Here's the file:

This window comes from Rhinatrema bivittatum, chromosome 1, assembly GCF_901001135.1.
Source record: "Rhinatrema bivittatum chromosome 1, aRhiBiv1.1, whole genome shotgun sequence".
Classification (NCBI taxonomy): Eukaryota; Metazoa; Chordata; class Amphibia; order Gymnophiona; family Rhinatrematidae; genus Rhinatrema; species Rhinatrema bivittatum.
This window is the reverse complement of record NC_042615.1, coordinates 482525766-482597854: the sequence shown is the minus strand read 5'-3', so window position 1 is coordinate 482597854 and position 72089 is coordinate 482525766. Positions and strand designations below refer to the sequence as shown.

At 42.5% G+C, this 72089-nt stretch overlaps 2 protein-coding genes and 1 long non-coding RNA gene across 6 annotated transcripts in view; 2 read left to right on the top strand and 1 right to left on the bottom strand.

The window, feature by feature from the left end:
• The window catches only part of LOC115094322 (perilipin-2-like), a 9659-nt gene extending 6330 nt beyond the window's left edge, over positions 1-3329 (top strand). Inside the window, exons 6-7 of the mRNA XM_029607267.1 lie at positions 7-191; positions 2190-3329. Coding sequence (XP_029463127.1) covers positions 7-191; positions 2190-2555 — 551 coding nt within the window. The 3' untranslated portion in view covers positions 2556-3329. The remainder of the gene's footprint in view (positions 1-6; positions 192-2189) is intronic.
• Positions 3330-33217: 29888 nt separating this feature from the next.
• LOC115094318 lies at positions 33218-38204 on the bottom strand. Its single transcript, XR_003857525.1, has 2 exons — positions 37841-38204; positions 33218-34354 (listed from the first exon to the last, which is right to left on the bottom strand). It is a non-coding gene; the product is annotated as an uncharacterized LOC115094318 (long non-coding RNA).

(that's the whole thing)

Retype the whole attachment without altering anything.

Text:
This window comes from Rhinatrema bivittatum, chromosome 1, assembly GCF_901001135.1.
Source record: "Rhinatrema bivittatum chromosome 1, aRhiBiv1.1, whole genome shotgun sequence".
Classification (NCBI taxonomy): Eukaryota; Metazoa; Chordata; class Amphibia; order Gymnophiona; family Rhinatrematidae; genus Rhinatrema; species Rhinatrema bivittatum.
This window is the reverse complement of record NC_042615.1, coordinates 482525766-482597854: the sequence shown is the minus strand read 5'-3', so window position 1 is coordinate 482597854 and position 72089 is coordinate 482525766. Positions and strand designations below refer to the sequence as shown.

At 42.5% G+C, this 72089-nt stretch overlaps 2 protein-coding genes and 1 long non-coding RNA gene across 6 annotated transcripts in view; 2 read left to right on the top strand and 1 right to left on the bottom strand.

The window, feature by feature from the left end:
• The window catches only part of LOC115094322 (perilipin-2-like), a 9659-nt gene extending 6330 nt beyond the window's left edge, over positions 1-3329 (top strand). Inside the window, exons 6-7 of the mRNA XM_029607267.1 lie at positions 7-191; positions 2190-3329. Coding sequence (XP_029463127.1) covers positions 7-191; positions 2190-2555 — 551 coding nt within the window. The 3' untranslated portion in view covers positions 2556-3329. The remainder of the gene's footprint in view (positions 1-6; positions 192-2189) is intronic.
• Positions 3330-33217: 29888 nt separating this feature from the next.
• LOC115094318 lies at positions 33218-38204 on the bottom strand. Its single transcript, XR_003857525.1, has 2 exons — positions 37841-38204; positions 33218-34354 (listed from the first exon to the last, which is right to left on the bottom strand). It is a non-coding gene; the product is annotated as an uncharacterized LOC115094318 (long non-coding RNA).